Should Your Company Finally Offer a Retirement Plan?

It’s OK—you’re far from alone—47% of small to midsize businesses don’t offer a retirement plan, and you have reasons for being one of those. You have more to do than run a retirement plan and don’t want to spend your time administering a plan or picking investment options. And, given your company’s size, you think the costs of offering a plan outweigh any tax, recruiting, employee retention or other benefits you might get in return.


New legal changes may make you rethink your decision. First, there are new tax incentives for offering a retirement plan. Second, there are new ways for employers to take advantage of professional plan administration and the economies of scale that had been available only to larger employers. Third, states may soon require employers to offer a plan or participate in a state-run scheme.


To read the full article in PLANSPONSOR, click here.

Recent Posts

See All

SECURE Act – Impact on 401(k) Plan Sponsors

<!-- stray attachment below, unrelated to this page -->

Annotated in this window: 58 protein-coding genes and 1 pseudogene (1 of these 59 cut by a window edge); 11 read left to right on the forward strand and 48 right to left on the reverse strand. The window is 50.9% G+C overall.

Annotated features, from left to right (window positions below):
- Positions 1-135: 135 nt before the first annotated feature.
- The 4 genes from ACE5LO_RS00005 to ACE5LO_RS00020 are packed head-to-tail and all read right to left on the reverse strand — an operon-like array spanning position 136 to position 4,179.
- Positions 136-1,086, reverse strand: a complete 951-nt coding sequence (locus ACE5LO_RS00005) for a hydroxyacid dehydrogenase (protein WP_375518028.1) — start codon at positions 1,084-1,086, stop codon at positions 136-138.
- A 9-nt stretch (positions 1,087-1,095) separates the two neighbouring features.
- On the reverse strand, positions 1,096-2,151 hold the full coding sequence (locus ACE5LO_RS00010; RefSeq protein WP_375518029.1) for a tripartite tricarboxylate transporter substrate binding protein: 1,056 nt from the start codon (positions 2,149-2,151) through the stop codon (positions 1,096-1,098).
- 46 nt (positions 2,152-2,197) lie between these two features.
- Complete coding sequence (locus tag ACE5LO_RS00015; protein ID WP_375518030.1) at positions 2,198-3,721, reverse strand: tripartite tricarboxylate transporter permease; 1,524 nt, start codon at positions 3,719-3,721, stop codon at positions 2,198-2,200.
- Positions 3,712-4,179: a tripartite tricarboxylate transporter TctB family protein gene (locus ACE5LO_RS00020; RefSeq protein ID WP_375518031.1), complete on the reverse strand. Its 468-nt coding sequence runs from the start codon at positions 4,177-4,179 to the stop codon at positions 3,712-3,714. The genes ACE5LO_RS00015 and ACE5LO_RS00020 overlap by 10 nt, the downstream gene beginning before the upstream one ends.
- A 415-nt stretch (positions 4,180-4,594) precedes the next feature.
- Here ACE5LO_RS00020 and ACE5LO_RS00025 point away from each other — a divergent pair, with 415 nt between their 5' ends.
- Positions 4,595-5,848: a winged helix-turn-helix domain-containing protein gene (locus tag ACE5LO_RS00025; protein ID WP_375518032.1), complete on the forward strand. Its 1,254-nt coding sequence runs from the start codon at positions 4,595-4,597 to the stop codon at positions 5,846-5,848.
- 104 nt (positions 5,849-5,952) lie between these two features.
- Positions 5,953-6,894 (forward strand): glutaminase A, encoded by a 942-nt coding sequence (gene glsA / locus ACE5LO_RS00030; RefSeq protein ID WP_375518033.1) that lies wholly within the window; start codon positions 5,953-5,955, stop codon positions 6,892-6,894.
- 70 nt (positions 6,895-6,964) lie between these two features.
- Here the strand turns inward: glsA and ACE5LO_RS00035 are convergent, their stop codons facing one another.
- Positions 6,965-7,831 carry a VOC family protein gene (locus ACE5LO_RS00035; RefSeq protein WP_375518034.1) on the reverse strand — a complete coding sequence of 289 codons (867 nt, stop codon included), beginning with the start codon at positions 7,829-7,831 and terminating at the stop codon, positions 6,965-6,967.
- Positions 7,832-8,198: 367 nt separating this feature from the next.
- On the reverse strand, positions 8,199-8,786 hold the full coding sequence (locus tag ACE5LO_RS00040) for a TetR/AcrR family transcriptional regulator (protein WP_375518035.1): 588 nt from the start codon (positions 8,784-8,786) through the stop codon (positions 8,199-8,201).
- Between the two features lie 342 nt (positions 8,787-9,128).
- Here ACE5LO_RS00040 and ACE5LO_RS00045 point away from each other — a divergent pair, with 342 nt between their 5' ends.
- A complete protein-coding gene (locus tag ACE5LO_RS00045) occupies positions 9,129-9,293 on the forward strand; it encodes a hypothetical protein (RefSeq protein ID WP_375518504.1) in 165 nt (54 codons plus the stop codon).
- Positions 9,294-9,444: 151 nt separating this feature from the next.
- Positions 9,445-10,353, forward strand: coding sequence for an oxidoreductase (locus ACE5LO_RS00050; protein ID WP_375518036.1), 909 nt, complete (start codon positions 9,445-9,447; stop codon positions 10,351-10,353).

The Setting Every Community Up for Retirement Enhancement Act of 2019 (the “SECURE Act”), the largest package of retirement system reforms in over a decade, was enacted on December 20, 2019.  Many of

Church Plans Under the SECURE Act

Many of the provisions of the Setting Every Community Up for Retirement Enhancement Act of 2019 (the “SECURE Act”) do not apply to non-electing church plans, but some do, notably those dealing with ce

Lifetime Income Provisions Under the SECURE Act

The SECURE Act, which includes three major lifetime income-related provisions, represents a giant step forward on the part of Congress to not only reduce some of the barriers that have traditionally d

Groom Law Group, Chartered

1701 Pennsylvania Avenue, N.W.
Washington, D.C. 20006

p: 202-857-0620

f: 202-659-4503

Follow us on

  • LinkedIn Social Icon

©2020 by Groom Law Group, Chartered. The information contained within is for informational purposes only and does not constitute legal advice. 

Disclaimer